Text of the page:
January 6, 2015, At sea in the Drake Passage -- I think the life of an albatross is incredibly romantic (in the wide sense). These birds, which have the biggest wingspan of any bird in the world (12 feet across on a Wandering Albatross), occupy space in the big picture: An albatross might live 50-100 years, and it does things deliberately; it takes up to 10 years for an albatross to mate for the first time, and, during those first, wandering years, an albatross lives mostly out of sight of land, often covering hundreds of miles a day. You might think that's a lonely existence, but I see a certain poetic elegance. If I was reincarnated as the creature of my choice, I'd be an albatross.
These thoughts glided through my head today as I watched five species of albatrosses knifing past the stern of the Akademik Ioffe. The most impressive were the Wanderers and the Royals, but even the smaller Black-browed, Gray-headed, and Light-mantled looked sharp and in their element. I feel an affinity with these birds--nomadic, deliberate, focused, optimistic, calm, taking each day as it comes.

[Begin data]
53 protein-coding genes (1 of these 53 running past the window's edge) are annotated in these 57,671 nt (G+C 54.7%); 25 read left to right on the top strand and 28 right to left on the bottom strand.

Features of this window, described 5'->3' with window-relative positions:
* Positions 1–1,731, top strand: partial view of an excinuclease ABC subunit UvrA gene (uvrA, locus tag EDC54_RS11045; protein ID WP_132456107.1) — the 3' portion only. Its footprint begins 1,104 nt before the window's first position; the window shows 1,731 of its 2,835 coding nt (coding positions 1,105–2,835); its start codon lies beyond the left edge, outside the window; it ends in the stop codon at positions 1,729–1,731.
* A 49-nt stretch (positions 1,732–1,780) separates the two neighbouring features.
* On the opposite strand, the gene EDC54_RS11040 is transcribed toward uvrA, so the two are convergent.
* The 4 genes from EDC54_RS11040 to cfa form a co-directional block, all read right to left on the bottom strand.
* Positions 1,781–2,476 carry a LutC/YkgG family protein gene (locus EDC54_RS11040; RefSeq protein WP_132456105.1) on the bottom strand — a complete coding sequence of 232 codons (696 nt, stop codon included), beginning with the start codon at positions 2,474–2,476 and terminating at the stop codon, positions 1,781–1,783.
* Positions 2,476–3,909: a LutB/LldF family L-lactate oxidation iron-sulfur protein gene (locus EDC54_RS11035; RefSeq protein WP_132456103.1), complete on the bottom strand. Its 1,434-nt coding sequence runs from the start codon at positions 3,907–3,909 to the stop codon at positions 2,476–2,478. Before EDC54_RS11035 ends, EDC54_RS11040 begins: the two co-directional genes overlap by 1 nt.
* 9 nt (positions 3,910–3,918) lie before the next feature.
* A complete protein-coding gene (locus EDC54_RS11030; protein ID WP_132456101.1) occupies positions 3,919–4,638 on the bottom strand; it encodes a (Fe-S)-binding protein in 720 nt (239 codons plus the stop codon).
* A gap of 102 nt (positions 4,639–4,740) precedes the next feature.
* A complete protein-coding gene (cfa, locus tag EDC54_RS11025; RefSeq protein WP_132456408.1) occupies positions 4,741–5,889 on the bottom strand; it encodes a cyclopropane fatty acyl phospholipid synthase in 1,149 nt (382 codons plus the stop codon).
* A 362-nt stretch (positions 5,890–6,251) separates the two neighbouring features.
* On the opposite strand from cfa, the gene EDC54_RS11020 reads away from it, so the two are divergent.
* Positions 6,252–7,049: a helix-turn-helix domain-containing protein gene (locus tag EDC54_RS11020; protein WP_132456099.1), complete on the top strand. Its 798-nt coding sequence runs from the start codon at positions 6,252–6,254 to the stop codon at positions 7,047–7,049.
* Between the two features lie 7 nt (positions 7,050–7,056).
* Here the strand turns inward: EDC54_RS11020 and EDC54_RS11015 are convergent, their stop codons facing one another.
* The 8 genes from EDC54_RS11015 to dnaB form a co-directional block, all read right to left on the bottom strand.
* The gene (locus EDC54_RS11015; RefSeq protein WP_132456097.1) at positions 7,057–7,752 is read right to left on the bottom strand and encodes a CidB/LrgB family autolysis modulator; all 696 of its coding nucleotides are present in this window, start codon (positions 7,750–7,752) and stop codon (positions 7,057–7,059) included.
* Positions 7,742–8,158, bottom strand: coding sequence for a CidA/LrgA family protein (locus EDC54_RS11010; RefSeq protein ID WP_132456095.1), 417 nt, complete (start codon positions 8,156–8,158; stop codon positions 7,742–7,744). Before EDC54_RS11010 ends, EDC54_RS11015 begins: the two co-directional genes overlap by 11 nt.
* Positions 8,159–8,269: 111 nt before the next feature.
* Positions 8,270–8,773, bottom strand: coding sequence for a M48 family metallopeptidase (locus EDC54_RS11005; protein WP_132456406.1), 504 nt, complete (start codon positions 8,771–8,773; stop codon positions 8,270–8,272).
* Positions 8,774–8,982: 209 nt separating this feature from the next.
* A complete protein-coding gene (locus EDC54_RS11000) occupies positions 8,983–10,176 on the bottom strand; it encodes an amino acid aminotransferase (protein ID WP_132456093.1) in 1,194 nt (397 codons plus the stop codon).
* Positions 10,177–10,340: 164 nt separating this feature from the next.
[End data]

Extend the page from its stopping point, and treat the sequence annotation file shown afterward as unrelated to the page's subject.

Birdwise, I saw six new seabirds from the ship's bridge today, bringing my running big year total to 31: Great and Sooty Shearwaters, Gray-backed Storm-Petrel, Northern Giant-Petrel, Royal Albatross, and Rockhopper Penguin (swimming far from land). It was a relatively relaxed day at sea, spent watching some of the seabirds that habitually follow ships, hoping to scavenge some food or simply play in the wind currents. Tomorrow, the Falkland Islands await--and a whole lot of potential new birds!